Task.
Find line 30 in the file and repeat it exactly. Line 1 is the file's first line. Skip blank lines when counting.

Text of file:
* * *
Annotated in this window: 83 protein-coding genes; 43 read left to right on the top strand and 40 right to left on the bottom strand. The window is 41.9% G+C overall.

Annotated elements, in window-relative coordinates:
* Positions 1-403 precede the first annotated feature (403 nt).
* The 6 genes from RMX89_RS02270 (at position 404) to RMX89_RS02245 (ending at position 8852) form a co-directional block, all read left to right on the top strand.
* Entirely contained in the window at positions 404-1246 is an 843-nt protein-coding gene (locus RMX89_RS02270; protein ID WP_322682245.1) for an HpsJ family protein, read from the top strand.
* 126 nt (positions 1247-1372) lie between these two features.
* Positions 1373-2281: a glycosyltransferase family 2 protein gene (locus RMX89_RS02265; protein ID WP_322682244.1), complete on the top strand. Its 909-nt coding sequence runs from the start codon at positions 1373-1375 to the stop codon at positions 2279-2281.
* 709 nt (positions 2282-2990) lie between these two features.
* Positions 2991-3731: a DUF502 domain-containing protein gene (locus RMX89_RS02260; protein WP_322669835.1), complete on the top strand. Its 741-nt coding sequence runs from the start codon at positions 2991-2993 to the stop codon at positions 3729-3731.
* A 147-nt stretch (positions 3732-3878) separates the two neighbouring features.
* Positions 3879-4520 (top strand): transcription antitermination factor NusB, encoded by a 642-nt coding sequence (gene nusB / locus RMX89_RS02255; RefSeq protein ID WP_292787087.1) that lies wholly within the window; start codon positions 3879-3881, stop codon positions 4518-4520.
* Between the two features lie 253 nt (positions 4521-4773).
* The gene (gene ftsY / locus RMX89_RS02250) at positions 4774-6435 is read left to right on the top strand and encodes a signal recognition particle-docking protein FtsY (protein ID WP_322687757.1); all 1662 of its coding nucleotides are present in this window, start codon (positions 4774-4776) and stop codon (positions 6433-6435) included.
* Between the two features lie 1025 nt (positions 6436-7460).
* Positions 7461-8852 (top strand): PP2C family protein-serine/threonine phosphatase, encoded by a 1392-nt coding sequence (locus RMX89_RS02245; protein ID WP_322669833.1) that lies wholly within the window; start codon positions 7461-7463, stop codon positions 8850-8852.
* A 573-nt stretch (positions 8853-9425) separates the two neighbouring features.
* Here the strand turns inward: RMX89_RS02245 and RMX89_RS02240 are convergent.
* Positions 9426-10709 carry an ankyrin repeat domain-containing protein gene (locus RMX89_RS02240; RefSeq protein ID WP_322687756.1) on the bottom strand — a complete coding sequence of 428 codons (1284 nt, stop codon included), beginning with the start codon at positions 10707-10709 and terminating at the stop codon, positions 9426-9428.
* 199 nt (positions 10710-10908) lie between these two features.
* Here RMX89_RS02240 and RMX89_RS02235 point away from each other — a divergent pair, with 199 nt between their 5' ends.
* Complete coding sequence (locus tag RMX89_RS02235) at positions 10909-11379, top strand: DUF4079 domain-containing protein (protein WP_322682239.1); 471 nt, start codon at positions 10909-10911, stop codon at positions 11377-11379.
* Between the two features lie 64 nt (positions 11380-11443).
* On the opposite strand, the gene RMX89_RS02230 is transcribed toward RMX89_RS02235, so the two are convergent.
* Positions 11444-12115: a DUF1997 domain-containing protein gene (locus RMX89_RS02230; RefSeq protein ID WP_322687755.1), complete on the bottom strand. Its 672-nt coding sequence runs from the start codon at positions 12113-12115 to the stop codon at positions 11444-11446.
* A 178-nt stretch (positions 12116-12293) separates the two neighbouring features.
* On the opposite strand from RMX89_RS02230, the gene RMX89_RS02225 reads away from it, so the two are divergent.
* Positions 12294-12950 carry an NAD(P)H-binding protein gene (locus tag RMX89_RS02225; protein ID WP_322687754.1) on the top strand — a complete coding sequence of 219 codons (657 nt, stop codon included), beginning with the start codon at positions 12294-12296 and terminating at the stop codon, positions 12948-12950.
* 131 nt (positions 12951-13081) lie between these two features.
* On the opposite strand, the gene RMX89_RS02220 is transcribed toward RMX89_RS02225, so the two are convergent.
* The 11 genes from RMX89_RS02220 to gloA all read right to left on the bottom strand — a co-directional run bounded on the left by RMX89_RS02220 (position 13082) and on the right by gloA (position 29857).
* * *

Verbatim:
* The 11 genes from RMX89_RS02220 to gloA all read right to left on the bottom strand — a co-directional run bounded on the left by RMX89_RS02220 (position 13082) and on the right by gloA (position 29857).